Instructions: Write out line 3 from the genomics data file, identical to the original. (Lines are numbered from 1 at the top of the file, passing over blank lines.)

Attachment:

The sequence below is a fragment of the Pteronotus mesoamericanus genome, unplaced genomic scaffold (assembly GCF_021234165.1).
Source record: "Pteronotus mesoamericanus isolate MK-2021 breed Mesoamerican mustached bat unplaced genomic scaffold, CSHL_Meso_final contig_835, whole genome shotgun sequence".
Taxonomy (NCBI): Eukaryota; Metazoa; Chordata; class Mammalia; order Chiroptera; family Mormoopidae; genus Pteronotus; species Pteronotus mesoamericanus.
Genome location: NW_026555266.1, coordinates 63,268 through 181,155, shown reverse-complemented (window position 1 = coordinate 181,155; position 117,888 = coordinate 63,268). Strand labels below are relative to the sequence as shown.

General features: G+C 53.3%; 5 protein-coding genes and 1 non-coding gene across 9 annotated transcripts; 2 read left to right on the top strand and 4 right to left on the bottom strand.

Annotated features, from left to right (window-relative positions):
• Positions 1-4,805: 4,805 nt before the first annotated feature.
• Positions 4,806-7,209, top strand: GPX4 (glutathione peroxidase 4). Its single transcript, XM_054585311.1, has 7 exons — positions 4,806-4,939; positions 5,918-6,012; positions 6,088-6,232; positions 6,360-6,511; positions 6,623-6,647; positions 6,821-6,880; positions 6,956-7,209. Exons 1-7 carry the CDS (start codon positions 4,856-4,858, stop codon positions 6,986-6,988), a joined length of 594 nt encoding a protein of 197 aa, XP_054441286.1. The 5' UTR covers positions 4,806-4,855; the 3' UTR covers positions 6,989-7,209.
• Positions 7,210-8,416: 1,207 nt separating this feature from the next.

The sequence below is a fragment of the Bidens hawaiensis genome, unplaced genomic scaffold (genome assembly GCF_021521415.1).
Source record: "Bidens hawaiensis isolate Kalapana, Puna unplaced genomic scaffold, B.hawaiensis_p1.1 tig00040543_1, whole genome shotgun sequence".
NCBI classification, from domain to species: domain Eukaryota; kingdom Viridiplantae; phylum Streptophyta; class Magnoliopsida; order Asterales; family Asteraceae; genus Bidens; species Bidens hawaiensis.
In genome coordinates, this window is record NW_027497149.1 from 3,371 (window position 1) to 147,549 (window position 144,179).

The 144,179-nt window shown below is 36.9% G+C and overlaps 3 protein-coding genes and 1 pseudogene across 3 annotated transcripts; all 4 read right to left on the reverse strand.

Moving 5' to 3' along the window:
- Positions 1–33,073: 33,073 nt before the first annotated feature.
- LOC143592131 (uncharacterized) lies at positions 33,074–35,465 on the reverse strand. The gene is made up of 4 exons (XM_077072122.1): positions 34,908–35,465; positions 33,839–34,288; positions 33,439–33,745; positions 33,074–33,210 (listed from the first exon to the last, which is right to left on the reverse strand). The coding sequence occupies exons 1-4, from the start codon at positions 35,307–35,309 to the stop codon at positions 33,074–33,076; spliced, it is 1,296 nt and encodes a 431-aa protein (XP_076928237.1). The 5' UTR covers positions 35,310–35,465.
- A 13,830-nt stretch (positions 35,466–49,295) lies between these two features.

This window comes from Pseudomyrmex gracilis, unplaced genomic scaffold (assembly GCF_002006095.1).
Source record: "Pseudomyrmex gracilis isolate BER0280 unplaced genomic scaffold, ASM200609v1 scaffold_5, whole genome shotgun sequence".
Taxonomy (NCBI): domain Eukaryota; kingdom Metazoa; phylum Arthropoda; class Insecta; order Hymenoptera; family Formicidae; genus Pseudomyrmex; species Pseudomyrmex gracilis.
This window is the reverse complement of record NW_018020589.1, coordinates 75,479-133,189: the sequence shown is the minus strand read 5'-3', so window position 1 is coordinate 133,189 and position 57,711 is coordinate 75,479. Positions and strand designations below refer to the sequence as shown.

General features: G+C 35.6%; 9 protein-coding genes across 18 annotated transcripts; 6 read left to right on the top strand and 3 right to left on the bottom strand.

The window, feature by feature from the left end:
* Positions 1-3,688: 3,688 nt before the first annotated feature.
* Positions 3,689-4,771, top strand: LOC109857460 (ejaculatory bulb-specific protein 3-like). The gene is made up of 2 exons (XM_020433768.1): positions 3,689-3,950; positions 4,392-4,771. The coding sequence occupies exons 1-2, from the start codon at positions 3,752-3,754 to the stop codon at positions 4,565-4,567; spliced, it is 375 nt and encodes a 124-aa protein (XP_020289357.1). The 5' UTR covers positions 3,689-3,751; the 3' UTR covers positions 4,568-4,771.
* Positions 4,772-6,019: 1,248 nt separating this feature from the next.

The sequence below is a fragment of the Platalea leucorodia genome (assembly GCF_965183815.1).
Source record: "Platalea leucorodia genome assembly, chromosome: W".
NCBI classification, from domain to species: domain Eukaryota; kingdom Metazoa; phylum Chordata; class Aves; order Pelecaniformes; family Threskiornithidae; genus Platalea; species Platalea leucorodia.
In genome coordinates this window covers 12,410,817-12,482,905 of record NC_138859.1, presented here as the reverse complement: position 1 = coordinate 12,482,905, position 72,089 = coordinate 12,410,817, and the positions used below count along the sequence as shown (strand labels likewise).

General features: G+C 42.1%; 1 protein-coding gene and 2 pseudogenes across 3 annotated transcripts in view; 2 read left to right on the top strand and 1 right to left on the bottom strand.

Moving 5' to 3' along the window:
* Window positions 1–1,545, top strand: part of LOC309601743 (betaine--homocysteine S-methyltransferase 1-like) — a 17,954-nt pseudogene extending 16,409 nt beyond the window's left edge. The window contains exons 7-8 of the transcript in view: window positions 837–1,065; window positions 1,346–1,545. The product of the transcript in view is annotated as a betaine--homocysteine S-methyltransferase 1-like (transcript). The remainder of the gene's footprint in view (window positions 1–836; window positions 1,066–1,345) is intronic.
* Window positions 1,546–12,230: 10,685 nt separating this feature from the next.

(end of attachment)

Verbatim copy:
Taxonomy (NCBI): Eukaryota; Metazoa; Chordata; class Mammalia; order Chiroptera; family Mormoopidae; genus Pteronotus; species Pteronotus mesoamericanus.